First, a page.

Screwdrivers, measuring tapes and levels were a part of the daily scene in my house. With a father involved in construction management, I quickly became accustomed to the sounds of hammers striking nails, and saws buzzing as they sliced through wood. As I spent hours watching my father work, it was easy to see how the tools that he used were specific to the goal that he was trying to achieve. If he wanted to make a piece of wood smaller, he would use a saw, not a screwdriver. In all of his craftsmanship, he used great care.
Use the right tool for the job
As I prepare to begin a family of my own, I have become aware of the need to fill my parenting toolbox. Following the example of my father, I select the tools that will help me accomplish my goals as a parent with great care.
Empathy is a handy tool
In this quest to fill my toolbox, I have discovered that empathy is a powerful tool. Have you ever found yourself saying, “Don’t try to fix it, just listen”? The need to feel understood is one that is universally shared by humankind. Ironically, when most of us try to help another, we often listen just long enough to think of a solution, and then jump right in to problem solving.
Dr. John Gottman, a well-known researcher in family studies remarked that, “Much of today’s popular advice to parents ignores emotion. Instead, it relies on child rearing theories that address children’s misbehavior, but disregards the feelings that underlie that misbehavior. The ultimate goal of raising children should not be simply to have an obedient and compliant child. Most parents hope for much more for their children.”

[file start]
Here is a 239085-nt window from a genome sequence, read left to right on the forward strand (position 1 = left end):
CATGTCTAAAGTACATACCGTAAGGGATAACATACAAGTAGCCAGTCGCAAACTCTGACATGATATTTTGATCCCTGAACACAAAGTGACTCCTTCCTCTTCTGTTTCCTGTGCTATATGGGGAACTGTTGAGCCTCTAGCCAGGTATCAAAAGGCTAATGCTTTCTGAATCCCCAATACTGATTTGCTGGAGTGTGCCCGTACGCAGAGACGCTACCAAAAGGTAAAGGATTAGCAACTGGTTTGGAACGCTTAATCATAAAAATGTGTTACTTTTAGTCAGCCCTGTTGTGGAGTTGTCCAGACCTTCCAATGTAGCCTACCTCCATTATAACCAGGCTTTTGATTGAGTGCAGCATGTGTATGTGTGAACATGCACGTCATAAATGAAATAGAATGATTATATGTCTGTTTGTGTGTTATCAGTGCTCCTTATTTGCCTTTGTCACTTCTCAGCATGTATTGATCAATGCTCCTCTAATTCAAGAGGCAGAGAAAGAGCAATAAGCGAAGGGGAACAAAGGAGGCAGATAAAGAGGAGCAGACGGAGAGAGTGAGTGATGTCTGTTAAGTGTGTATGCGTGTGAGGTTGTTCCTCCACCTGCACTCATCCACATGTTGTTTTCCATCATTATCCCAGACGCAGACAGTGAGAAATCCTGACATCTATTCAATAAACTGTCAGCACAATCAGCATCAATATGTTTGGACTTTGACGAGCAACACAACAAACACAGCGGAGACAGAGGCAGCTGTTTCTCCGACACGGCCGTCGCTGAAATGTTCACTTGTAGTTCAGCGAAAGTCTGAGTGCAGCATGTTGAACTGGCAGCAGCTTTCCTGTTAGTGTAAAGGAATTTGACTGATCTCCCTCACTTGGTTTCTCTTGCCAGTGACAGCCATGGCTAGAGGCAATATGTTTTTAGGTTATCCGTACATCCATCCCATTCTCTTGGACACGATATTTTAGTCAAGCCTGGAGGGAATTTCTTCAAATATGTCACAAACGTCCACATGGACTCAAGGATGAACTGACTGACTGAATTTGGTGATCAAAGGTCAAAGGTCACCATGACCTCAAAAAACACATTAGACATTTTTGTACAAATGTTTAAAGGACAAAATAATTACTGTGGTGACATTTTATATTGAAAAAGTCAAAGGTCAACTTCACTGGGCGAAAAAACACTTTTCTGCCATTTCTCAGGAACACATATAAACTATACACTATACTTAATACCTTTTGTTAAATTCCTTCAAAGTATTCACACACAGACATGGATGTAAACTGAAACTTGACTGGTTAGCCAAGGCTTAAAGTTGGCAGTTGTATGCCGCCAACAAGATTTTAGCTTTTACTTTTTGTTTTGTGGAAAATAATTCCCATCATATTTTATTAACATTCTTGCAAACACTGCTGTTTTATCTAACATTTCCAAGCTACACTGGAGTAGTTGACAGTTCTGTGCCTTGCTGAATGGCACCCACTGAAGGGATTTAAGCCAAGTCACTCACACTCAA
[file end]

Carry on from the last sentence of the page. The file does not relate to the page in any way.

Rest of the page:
Why is a focus on emotion so important? "Parenting with Love and Logic," a popular parenting curriculum, suggests that when empathy is modeled by the parent, children use empathy with others, as well. They further suggest that empathy helps parents to achieve the fine balance between helping children to understand that their parents care about them and also that they are firm in their discipline.
Alfie Kohn, a nationally known educator suggests that the most effective parenting toolboxes use strategies that move away from getting kids to do what they are told, to working with children to help meet their needs.
“To be a great parent is more of a function of listening than explaining,” explains Kohn. “As a rule, our first priority is to figure out the source of the problem to recognize what our children need.” Kohn suggests that if we can communicate that we care about and understand our children’s emotions, our children will feel their worth whether they succeed or fail.